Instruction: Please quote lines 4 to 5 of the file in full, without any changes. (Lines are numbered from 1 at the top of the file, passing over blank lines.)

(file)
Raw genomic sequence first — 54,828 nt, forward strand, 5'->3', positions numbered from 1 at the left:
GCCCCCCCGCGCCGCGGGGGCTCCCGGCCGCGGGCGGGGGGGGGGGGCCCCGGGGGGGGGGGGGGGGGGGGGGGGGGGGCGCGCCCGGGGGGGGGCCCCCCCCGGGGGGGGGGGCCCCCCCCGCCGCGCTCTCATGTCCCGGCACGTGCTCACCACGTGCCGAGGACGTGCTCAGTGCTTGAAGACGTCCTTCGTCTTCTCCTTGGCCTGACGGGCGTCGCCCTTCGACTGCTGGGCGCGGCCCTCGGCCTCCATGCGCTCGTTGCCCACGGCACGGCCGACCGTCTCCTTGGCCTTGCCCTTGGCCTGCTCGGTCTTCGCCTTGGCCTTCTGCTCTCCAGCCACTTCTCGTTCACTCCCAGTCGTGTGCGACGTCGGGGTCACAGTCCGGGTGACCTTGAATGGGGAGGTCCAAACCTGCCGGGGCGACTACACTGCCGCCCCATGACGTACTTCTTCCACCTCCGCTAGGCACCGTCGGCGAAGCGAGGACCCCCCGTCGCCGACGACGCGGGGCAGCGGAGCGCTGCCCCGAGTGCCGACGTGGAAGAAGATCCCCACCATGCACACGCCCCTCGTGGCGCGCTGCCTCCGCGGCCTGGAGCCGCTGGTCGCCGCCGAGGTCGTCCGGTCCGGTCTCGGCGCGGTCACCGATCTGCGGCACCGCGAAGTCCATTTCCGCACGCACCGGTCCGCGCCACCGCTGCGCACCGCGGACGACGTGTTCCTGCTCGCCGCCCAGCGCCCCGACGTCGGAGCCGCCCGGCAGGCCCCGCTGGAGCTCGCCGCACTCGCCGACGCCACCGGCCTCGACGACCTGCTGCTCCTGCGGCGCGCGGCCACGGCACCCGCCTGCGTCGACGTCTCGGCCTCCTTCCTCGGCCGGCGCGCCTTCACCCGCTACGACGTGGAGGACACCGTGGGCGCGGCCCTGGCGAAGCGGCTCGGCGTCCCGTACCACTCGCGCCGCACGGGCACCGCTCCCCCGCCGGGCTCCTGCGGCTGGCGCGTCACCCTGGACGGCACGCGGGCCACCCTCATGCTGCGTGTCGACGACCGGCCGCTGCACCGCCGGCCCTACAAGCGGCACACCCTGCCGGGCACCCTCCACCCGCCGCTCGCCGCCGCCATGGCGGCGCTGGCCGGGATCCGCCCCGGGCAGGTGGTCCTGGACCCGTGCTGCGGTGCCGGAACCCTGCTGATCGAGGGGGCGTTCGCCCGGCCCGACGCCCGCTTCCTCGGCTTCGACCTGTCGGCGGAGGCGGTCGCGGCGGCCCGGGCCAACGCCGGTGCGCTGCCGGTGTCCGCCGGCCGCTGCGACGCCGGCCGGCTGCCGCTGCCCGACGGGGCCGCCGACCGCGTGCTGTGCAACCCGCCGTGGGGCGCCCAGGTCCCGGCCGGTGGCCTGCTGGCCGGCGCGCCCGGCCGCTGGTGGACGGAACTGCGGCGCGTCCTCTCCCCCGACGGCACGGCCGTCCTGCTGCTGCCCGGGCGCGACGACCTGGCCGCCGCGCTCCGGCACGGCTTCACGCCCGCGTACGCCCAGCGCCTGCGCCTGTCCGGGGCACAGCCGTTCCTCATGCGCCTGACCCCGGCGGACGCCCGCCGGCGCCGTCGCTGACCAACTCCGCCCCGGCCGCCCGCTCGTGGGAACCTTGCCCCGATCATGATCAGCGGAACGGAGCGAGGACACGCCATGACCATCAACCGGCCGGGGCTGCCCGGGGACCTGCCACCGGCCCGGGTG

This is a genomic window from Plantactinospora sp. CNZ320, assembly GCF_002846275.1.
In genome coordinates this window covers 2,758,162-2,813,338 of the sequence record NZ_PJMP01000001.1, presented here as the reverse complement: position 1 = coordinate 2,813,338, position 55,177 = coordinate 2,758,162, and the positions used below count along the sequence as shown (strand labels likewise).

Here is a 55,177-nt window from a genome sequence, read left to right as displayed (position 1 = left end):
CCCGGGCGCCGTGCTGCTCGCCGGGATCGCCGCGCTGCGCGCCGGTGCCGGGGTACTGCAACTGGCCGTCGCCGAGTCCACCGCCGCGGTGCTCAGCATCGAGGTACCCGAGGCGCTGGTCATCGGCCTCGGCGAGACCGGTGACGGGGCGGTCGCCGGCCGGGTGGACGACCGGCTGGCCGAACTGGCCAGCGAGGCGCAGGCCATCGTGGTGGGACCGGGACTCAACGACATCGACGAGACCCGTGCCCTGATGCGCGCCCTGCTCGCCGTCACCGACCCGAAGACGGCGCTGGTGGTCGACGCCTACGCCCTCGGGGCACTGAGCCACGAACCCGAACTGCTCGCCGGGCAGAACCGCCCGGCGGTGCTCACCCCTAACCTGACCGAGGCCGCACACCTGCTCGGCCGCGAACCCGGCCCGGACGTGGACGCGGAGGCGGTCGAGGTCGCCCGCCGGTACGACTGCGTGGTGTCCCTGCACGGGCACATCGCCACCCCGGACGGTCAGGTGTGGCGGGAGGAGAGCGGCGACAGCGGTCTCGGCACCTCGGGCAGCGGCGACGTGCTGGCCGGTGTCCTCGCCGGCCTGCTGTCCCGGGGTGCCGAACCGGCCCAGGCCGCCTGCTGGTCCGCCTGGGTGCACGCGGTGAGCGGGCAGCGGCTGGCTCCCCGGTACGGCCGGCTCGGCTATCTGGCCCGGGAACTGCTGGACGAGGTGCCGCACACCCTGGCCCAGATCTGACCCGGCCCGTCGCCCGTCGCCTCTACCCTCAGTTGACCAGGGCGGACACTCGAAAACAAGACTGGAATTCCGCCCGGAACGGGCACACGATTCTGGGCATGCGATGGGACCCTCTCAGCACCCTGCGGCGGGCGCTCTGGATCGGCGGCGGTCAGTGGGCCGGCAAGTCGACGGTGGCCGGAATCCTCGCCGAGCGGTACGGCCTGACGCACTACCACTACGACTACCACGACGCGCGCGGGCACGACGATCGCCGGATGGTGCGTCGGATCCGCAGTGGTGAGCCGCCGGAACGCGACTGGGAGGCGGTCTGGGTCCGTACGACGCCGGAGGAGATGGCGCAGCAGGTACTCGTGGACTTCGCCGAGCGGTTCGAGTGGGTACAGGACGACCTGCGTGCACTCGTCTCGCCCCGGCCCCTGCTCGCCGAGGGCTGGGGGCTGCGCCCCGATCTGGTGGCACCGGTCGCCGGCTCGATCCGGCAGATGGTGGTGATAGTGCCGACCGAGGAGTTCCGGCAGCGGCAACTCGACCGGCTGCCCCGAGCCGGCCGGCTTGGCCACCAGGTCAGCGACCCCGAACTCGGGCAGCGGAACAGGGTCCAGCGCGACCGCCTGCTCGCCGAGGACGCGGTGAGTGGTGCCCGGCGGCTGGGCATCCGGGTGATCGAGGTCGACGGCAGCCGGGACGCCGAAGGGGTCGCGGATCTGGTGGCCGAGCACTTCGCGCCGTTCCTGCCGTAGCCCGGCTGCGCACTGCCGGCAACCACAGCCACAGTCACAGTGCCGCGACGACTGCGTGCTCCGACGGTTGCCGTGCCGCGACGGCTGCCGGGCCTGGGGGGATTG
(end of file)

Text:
In genome coordinates this window covers 2,758,162-2,813,338 of the sequence record NZ_PJMP01000001.1, presented here as the reverse complement: position 1 = coordinate 2,813,338, position 55,177 = coordinate 2,758,162, and the positions used below count along the sequence as shown (strand labels likewise).

Here is a 55,177-nt window from a genome sequence, read left to right as displayed (position 1 = left end):